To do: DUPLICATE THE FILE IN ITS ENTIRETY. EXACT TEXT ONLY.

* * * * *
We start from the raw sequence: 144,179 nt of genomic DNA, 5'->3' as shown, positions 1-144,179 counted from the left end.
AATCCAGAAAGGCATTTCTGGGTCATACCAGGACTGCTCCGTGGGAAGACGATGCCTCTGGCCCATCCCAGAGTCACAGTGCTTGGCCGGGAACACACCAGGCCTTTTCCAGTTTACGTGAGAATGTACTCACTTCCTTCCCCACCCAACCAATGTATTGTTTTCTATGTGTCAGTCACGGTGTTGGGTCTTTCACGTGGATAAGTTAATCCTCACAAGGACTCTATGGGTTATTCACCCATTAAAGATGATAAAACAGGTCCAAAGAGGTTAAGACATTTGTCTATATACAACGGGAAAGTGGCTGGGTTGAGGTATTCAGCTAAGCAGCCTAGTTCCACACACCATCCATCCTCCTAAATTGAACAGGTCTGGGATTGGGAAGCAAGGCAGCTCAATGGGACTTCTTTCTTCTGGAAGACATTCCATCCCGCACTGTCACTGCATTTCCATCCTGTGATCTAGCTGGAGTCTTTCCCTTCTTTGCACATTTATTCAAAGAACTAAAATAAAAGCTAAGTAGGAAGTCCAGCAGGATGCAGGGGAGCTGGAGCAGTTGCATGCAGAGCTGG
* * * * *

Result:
We start from the raw sequence: 144,179 nt of genomic DNA, 5'->3' as shown, positions 1-144,179 counted from the left end.
AATCCAGAAAGGCATTTCTGGGTCATACCAGGACTGCTCCGTGGGAAGACGATGCCTCTGGCCCATCCCAGAGTCACAGTGCTTGGCCGGGAACACACCAGGCCTTTTCCAGTTTACGTGAGAATGTACTCACTTCCTTCCCCACCCAACCAATGTATTGTTTTCTATGTGTCAGTCACGGTGTTGGGTCTTTCACGTGGATAAGTTAATCCTCACAAGGACTCTATGGGTTATTCACCCATTAAAGATGATAAAACAGGTCCAAAGAGGTTAAGACATTTGTCTATATACAACGGGAAAGTGGCTGGGTTGAGGTATTCAGCTAAGCAGCCTAGTTCCACACACCATCCATCCTCCTAAATTGAACAGGTCTGGGATTGGGAAGCAAGGCAGCTCAATGGGACTTCTTTCTTCTGGAAGACATTCCATCCCGCACTGTCACTGCATTTCCATCCTGTGATCTAGCTGGAGTCTTTCCCTTCTTTGCACATTTATTCAAAGAACTAAAATAAAAGCTAAGTAGGAAGTCCAGCAGGATGCAGGGGAGCTGGAGCAGTTGCATGCAGAGCTGG